​An automatic path planning of an additive manufacturing process in the IPS software.
​Imag​e credit: Fredrik Edelvik, Fraunhofer-Chalmers Centre

Productivity in additive manufacturing by process and geometry simulation

We develop novel methods, algorithms and software tools for planning of efficient motions, detailed multiphysics simulation and geometry assurance of the additive manufacturing process.
Productivity in powder additive manufacturing is strongly dependent on process parameters, powder properties as well as the required component properties. In general, the standard processes established are empirical compromises between powder size, bed thickness and process parameters, aiming to reach the highest productivity (by increased build speed) and desired properties of the components. Lack of theoretical understanding on the complex interplay between micro-scale and macro-scale properties and the limited possibility to perform online measurements make it almost impossible to define an optimal process window. Therefore, there is a great need for developing novel modeling, simulation and optimization techniques for the additive manufacturing process.  

Two initiatives

​In each research area there are specific ongoing initiatives. In this area, there are two:​​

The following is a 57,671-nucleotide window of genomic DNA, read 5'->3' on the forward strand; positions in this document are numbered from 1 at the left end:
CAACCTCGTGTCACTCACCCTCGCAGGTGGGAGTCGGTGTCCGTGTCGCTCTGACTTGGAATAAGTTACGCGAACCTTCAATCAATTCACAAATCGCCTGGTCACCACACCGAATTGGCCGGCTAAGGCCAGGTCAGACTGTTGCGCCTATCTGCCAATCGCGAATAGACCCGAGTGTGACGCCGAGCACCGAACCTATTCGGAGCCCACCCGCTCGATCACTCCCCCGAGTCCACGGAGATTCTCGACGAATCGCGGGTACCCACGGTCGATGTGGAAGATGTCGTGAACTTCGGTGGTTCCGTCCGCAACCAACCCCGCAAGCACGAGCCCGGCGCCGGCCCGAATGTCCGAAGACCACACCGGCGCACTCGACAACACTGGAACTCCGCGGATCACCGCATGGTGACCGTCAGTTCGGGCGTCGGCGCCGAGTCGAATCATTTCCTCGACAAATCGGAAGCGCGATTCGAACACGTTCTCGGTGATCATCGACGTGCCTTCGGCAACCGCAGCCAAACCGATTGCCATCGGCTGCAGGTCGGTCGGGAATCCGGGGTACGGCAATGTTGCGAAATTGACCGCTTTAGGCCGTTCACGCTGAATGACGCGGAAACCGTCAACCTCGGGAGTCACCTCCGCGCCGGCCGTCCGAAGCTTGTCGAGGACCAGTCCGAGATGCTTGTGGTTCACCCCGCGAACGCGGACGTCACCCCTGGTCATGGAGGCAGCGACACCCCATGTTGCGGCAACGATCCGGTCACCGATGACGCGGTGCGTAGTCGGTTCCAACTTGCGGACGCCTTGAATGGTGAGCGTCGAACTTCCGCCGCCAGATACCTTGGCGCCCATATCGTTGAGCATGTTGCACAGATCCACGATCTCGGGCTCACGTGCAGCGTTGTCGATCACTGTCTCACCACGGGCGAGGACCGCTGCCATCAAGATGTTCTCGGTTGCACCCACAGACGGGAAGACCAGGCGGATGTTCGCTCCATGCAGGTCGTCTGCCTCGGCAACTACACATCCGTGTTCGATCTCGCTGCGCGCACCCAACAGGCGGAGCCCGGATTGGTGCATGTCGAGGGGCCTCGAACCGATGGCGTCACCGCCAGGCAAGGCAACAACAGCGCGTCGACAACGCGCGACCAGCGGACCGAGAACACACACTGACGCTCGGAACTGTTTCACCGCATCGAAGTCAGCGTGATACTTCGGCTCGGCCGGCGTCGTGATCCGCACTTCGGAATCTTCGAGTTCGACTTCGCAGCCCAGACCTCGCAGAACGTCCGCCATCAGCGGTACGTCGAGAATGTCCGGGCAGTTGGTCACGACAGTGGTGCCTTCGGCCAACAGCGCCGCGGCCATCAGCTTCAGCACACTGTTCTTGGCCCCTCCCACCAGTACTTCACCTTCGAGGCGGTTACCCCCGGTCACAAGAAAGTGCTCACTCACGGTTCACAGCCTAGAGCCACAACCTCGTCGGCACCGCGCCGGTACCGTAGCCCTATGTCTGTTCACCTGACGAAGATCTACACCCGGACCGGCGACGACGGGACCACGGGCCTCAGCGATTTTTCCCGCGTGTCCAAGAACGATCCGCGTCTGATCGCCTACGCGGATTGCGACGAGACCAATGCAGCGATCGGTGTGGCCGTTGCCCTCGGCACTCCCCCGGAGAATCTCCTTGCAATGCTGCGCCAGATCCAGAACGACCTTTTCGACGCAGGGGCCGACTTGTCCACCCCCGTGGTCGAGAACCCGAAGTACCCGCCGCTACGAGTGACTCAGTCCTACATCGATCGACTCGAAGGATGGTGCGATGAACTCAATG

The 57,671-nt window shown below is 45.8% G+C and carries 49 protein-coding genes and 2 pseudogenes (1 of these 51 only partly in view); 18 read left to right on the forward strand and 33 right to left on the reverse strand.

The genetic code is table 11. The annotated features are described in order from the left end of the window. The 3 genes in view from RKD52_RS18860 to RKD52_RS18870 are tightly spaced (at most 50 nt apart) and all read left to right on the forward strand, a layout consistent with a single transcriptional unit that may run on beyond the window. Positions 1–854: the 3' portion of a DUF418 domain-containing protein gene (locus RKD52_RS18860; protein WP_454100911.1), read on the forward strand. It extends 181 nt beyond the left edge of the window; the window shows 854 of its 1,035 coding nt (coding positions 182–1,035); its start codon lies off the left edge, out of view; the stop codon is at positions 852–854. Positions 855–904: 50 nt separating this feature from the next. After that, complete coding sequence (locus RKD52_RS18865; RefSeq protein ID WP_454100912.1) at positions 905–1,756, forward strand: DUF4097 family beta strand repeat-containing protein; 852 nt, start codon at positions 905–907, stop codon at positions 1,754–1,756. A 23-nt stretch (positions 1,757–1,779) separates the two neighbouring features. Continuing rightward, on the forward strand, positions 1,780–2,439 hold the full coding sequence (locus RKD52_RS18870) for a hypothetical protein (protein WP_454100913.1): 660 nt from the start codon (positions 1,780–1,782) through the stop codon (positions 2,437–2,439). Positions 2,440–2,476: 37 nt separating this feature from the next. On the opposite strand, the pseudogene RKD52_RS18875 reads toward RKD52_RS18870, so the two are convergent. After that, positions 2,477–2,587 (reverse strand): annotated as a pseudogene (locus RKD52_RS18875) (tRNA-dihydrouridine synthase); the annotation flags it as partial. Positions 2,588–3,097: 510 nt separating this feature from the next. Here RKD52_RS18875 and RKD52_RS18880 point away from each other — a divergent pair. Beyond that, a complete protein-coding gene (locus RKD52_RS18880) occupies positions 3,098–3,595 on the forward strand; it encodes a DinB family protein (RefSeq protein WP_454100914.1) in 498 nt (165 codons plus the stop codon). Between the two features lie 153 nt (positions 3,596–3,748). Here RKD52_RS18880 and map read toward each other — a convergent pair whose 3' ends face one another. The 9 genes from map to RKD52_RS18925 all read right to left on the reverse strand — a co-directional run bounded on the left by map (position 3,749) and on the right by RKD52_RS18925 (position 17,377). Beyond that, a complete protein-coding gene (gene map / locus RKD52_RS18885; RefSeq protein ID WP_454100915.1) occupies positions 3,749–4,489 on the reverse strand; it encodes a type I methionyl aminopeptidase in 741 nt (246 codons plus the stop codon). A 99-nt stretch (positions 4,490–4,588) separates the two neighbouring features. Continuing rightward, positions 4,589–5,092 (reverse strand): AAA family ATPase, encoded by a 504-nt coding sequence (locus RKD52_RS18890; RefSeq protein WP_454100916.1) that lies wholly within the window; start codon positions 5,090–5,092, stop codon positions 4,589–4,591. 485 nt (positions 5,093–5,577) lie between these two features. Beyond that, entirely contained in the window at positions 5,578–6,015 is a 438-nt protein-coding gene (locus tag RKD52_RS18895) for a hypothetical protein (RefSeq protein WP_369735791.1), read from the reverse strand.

1. Increased AM productivity by multiphysics process simulation 
    Metal additive manufacturing involves a number of coupled physical phenomena occurring at different scales. Therefore, a multiphysics model, which takes process parameters such as powder particle size, powder bed thickness, heat input on the local scale determined by the spot size and energy of the source (laser or electron beam), phase transition as well as scanning speed into account, is needed. However, to best utilize the simulation capabilities models with different level of detail need to be developed to gain detailed understanding of the AM process, and as an aid to choose process parameters or designing geometries, to optimize build paths and for variation simulation.
  2. Geometry simulation and curve generation 
    Geometric variation is present in every manufacturing process and can lead to quality problem during production or during use. The aim is to develop fast approximate methods that enable us to simulate the effect of variation. Since previous research has shown that part variability in additive manufacturing is one of the main research challenges, new methods and tools for designing robust processes for additive manufacturing are critical.

A multiphysics simulation of additive manufacturing including a physics-based melt pool model. Image credit: Fredrik Edelvik, Fraunhofer-Chalmers Centre

Research Area Leaders 

Assoc. Prof. Fredrik Edelvik, Fraunhofer-Chalmers Centre and Dr. Stefan Jakobsson from Arcam AB

Researchers involved 

Dr. Samuel Lorin, Fraunhofer-Chalmers Centre
Simon Ingelsten, PhD student, Fraunhofer-Chalmers Centre
Johan Göhl, Fraunhofer-Chalmers Centre
Jonas Kressin, Fraunhofer-Chalmers Centre
Dr. Robert Bohlin, Fraunhofer-Chalmers Centre
Dr. Johan S. Carlson, Fraunhofer-Chalmers Centre
Prof. Per Nylén, University West
Prof. Rikard Söderberg, Chalmers​
Vaishak Sagar, PhD student, Chalmers

Partners involved

Fraunhofer-Chalmers Centre, Chalmers, Alfa Laval, Arcam, GKN Aerospace, Siemens ITAB, Volvo Car Corporation, Volvo GTO, and Cascade Control.


Published: Mon 12 Feb 2018. Modified: Thu 15 Mar 2018